The council previously authorized outdoor dining to be extended to Nov. 1 this year, and the Lion’s Den restaurant requested, and was granted permission for, extending outdoor dining until April 1, 2021. That restaurant, which uses an outdoor structure on The Concourse off Merchant’s Way, is working on possible plans for winter, including serving hors d’oeuvres, having an ice bar and possibly fire pits.

In addition to Silver Street Tavern, the Last Unicorn and Cancun restaurants operate outdoor dining on part of Silver Street. The outdoor dining dates for next year also would apply for You Know Whose Pub and Holy Cannoli off Merchant’s Way.

The proposed spot for an ice rink between the community pool and the playground on North Street in Waterville. On Tuesday, councilors postponed voting on a 99-year lease for Alfond Youth & Community Center to build an ice rink until details such as lot size are decided.  Michael G. Seamans/Morning Sentinel file

In other matters Tuesday, the council had planned to consider taking a final vote to approve a lease for the Alfond Youth & Community Center for city-owned land adjacent to the Alfond Municipal Pool on North Street for building a community ice rink. However, the council voted 6-0 to postpone voting on the lease. Some details such as the lot size have not been decided yet, according to Roy.

The council took a first vote to approve a 99-year lease for the property so the Alfond Center can build a rink on Oct. 6, but Alfond officials said they must first get a nod from the center’s board of directors before starting to raise funds with Central Maine Youth Hockey for the rink.


The council Tuesday voted 6-0 on a separate request to refer to the Planning Board for public hearing and recommendation a proposal to rezone part of the land for the rink from Resource Protection to Industrial Zone, rezone the shoreland part of the property from Resource Protection to Class B shoreland and make revisions to the Institutional Zone to reduce building setback requirements.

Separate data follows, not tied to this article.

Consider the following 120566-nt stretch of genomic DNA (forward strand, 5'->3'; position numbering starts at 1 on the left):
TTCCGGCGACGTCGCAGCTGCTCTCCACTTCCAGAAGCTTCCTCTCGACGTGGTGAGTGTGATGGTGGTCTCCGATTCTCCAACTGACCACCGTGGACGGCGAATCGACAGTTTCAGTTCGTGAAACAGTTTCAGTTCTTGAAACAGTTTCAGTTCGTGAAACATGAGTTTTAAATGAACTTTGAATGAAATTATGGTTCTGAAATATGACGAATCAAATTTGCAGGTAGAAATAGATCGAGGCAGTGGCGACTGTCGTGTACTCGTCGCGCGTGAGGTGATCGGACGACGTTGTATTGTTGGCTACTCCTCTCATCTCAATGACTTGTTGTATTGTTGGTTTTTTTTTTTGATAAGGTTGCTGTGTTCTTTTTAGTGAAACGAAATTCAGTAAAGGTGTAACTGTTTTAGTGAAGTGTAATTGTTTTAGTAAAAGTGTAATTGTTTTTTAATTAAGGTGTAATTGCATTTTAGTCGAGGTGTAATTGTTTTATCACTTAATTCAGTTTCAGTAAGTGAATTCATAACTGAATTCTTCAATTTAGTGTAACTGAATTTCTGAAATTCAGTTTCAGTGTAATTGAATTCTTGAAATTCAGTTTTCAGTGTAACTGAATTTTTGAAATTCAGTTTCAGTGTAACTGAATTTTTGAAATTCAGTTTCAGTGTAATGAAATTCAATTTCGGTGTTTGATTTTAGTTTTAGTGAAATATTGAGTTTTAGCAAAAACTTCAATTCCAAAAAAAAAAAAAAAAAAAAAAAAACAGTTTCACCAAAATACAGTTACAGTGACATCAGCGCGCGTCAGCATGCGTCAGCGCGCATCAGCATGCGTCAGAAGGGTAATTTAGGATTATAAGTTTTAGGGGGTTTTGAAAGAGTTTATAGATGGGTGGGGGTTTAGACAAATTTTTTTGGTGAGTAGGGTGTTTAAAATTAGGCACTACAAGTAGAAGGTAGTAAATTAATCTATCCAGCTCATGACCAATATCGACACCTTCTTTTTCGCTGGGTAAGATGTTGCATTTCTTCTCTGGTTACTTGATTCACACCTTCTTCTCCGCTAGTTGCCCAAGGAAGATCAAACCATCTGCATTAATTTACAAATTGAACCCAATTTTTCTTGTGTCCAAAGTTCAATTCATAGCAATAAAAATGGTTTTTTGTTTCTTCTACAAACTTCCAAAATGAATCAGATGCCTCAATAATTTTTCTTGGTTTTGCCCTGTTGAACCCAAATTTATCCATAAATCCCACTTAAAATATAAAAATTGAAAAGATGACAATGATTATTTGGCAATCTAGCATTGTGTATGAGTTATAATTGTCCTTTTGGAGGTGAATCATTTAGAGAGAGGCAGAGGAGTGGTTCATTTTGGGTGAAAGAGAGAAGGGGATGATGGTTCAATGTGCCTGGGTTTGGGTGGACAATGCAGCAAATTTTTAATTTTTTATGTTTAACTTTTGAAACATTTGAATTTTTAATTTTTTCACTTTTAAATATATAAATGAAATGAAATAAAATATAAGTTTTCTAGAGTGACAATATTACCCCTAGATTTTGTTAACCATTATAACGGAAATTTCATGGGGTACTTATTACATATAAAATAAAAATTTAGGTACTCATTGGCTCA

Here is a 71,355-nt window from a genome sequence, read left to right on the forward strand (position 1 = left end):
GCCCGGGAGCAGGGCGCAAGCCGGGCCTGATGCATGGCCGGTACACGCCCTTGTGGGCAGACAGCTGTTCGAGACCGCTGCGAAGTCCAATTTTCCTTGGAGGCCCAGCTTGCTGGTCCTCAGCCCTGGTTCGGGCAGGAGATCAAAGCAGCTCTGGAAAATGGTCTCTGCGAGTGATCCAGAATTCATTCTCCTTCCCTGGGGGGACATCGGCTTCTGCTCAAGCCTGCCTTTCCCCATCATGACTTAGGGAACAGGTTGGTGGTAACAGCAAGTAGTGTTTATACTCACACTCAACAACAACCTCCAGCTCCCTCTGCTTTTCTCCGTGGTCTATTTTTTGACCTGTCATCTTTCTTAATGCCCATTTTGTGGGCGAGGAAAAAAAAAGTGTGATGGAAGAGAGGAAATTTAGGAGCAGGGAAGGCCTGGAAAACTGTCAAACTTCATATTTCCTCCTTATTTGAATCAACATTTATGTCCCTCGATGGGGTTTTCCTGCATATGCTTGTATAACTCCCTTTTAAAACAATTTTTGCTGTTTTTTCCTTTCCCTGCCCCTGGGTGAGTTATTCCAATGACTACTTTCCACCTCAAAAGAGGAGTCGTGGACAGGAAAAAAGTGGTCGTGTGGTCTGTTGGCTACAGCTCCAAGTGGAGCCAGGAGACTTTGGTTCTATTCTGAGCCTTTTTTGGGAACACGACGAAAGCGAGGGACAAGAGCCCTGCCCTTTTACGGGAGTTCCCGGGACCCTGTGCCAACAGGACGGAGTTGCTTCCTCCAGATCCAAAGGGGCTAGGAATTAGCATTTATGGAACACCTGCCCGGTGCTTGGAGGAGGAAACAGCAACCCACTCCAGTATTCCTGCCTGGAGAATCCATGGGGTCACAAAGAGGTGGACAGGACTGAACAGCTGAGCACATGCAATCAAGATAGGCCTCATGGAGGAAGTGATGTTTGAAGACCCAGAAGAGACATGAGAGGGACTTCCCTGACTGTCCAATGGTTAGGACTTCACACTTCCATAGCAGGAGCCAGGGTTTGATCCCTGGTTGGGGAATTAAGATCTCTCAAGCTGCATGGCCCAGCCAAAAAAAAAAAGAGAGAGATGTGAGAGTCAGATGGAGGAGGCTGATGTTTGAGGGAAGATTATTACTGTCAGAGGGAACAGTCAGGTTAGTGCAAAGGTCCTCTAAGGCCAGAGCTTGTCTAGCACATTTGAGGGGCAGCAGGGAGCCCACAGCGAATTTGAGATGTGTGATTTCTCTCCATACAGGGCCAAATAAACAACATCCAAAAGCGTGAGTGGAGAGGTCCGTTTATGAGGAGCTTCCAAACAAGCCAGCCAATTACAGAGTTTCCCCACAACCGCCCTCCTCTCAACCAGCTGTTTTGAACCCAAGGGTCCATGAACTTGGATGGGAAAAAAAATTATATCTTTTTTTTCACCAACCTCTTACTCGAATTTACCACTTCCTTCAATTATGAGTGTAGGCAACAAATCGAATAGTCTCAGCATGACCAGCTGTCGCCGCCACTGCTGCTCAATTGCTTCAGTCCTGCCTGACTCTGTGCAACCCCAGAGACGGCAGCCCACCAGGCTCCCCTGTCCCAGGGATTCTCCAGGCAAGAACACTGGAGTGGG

The council also took a final, 5-1 vote, to approve amendments to the marijuana ordinance, with Councilor Claude Francke, D-Ward 6, the lone dissenter.

Councilors voted 6-0 to accept an $11,837 Maine Outdoor Heritage Fund Grant for trail work at the Quarry Road Trails recreation area, and 6-0 to accept an $80,000 grant from the Center for Tech and Civic Life to support planning and operation of safe and secure elections.

Councilors voted unanimously to indefinitely table making a decision to refer to the Planning Board a request by M&J Properties LLC that 125 Airport Road be rezoned from Airport Industrial to General Industrial to allow for construction of a marijuana growing facility. But the council voted 6-0 to accept an offer of $64,900 from M&J Properties for Lot. No. 7 in the Airport Road Subdivision.

Councilors voted 6-0 to appoint Mark Wardecker to the Waterville Public Library Board of Trustees for a term to expire in 2023. They voted 6-0 to issue a secondhand license to Damon’s Vintage Vinyl LLC, doing business as The Record Connection at 252 Main St. They also voted unanimously to approve changes to the MainePERS retirement plan for Waterville Professional Firefighters Union.

Councilors took the first of two needed votes to rezone about 22 acres of Airport Road from Airport District to Airport Industrial District to allow Cenergy to construct a solar farm. The vote was 6-0.


They also voted 3-3 to refer to the Planning Board for public hearing and recommendation a request from former councilor and mayoral candidate Phil Bofia to reconsider regulations in the zoning ordinance regarding the keeping of chickens.

Isgro broke the tie in favor of sending the matter to the Planning Board — his first time as mayor breaking a tie, he said. Francke and councilors Mike Morris, D-Ward 1, and Flavia Oliveira, D-Ward 2, voted against referring the matter to the Planning Board. Thomas and councilors Sydney Mayhew, R-Ward 4, and Rick Foss, R-Ward 5, voted to refer it to the board.

Bofia said he has six chickens on his property, and he did not know the city has an ordinance mandating a property must be 10,000 square feet in size to have those chickens,. Bofia said he understands the need to regulate the keeping of chickens, but he thinks the ordinance is too restrictive.

Oliveira said she has spoken with Bofia’s next-door neighbor who says his coop is about 10 feet from her house. Bofia said he thinks that with the ordinance in place, half of the city’s population would be prohibited from having chickens.

“I reached out to (my neighbor) to try to solve the issue,” Bofia said. “She wasn’t very receptive to the conversation, but that’s OK.”